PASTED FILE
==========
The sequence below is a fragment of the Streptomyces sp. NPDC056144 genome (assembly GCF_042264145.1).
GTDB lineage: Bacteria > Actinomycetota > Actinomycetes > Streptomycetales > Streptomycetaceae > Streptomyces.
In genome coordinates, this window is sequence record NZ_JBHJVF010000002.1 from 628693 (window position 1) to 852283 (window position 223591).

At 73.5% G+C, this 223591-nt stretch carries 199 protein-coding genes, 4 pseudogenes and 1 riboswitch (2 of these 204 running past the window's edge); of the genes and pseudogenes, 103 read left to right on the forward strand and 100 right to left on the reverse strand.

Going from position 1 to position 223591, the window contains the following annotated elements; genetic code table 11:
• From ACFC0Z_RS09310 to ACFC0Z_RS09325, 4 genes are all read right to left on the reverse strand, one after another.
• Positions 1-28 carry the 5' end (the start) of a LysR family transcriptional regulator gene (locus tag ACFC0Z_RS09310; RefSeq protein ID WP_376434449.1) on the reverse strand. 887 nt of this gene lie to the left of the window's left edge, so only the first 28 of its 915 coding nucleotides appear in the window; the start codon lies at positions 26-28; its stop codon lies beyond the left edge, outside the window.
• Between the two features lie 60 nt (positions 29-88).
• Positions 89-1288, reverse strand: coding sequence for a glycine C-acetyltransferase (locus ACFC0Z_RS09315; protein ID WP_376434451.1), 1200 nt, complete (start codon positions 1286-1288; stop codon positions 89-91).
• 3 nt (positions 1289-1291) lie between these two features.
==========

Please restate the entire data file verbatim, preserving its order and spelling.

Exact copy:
The sequence below is a fragment of the Streptomyces sp. NPDC056144 genome (assembly GCF_042264145.1).
GTDB lineage: Bacteria > Actinomycetota > Actinomycetes > Streptomycetales > Streptomycetaceae > Streptomyces.
In genome coordinates, this window is sequence record NZ_JBHJVF010000002.1 from 628693 (window position 1) to 852283 (window position 223591).

At 73.5% G+C, this 223591-nt stretch carries 199 protein-coding genes, 4 pseudogenes and 1 riboswitch (2 of these 204 running past the window's edge); of the genes and pseudogenes, 103 read left to right on the forward strand and 100 right to left on the reverse strand.

Going from position 1 to position 223591, the window contains the following annotated elements; genetic code table 11:
• From ACFC0Z_RS09310 to ACFC0Z_RS09325, 4 genes are all read right to left on the reverse strand, one after another.
• Positions 1-28 carry the 5' end (the start) of a LysR family transcriptional regulator gene (locus tag ACFC0Z_RS09310; RefSeq protein ID WP_376434449.1) on the reverse strand. 887 nt of this gene lie to the left of the window's left edge, so only the first 28 of its 915 coding nucleotides appear in the window; the start codon lies at positions 26-28; its stop codon lies beyond the left edge, outside the window.
• Between the two features lie 60 nt (positions 29-88).
• Positions 89-1288, reverse strand: coding sequence for a glycine C-acetyltransferase (locus ACFC0Z_RS09315; protein ID WP_376434451.1), 1200 nt, complete (start codon positions 1286-1288; stop codon positions 89-91).
• 3 nt (positions 1289-1291) lie between these two features.